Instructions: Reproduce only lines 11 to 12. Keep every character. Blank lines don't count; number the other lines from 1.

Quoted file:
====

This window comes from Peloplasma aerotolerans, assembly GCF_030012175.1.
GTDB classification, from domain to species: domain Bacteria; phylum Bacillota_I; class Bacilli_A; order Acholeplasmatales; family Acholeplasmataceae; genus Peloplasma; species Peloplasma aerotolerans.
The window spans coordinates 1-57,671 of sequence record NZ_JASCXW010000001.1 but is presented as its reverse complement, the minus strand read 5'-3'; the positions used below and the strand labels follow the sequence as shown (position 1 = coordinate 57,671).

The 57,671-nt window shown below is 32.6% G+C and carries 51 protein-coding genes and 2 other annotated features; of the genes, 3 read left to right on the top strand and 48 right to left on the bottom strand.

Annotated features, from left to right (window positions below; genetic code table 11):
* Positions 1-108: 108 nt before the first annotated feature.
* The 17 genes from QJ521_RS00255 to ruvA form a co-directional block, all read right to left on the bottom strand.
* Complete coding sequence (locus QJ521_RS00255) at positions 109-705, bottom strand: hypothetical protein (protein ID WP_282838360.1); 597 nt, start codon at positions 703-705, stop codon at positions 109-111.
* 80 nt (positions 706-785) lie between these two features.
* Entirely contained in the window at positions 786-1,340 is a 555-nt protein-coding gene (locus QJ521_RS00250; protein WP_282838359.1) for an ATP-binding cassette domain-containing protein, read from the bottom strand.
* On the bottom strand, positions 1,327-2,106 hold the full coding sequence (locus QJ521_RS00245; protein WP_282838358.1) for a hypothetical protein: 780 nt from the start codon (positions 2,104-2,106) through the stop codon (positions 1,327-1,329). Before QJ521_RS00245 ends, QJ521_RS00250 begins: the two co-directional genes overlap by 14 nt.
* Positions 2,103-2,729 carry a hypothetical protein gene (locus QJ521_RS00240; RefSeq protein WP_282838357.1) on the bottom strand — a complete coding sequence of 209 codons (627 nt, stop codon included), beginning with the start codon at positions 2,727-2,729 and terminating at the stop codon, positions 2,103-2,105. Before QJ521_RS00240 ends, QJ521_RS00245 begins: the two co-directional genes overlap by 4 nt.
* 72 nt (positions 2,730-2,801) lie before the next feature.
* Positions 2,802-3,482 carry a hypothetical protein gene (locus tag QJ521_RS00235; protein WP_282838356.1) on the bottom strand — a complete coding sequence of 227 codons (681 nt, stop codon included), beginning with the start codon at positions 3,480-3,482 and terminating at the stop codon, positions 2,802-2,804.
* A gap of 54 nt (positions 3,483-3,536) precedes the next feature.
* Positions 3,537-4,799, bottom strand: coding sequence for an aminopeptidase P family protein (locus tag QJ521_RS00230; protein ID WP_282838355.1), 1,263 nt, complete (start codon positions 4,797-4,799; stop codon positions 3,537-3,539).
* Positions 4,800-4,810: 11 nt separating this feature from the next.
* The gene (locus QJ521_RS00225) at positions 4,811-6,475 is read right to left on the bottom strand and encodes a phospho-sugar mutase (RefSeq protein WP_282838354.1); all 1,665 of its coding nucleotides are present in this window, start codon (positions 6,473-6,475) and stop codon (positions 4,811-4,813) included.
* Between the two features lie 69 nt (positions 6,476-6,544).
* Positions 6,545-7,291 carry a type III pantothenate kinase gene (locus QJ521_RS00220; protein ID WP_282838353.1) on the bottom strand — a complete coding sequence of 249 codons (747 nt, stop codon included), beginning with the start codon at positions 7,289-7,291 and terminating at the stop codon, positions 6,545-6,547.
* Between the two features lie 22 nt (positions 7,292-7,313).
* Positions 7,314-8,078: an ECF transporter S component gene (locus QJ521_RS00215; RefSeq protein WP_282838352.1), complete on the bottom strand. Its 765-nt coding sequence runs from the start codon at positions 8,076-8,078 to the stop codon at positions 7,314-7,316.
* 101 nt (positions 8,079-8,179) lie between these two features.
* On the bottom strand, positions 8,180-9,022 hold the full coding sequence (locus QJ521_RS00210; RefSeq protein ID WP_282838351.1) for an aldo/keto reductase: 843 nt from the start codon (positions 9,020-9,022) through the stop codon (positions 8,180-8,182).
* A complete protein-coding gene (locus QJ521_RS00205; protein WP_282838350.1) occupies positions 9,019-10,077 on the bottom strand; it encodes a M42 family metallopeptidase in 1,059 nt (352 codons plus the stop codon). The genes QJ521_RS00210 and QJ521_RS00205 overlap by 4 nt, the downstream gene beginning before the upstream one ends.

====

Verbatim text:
* On the bottom strand, positions 1,327-2,106 hold the full coding sequence (locus QJ521_RS00245; protein WP_282838358.1) for a hypothetical protein: 780 nt from the start codon (positions 2,104-2,106) through the stop codon (positions 1,327-1,329). Before QJ521_RS00245 ends, QJ521_RS00250 begins: the two co-directional genes overlap by 14 nt.
* Positions 2,103-2,729 carry a hypothetical protein gene (locus QJ521_RS00240; RefSeq protein WP_282838357.1) on the bottom strand — a complete coding sequence of 209 codons (627 nt, stop codon included), beginning with the start codon at positions 2,727-2,729 and terminating at the stop codon, positions 2,103-2,105. Before QJ521_RS00240 ends, QJ521_RS00245 begins: the two co-directional genes overlap by 4 nt.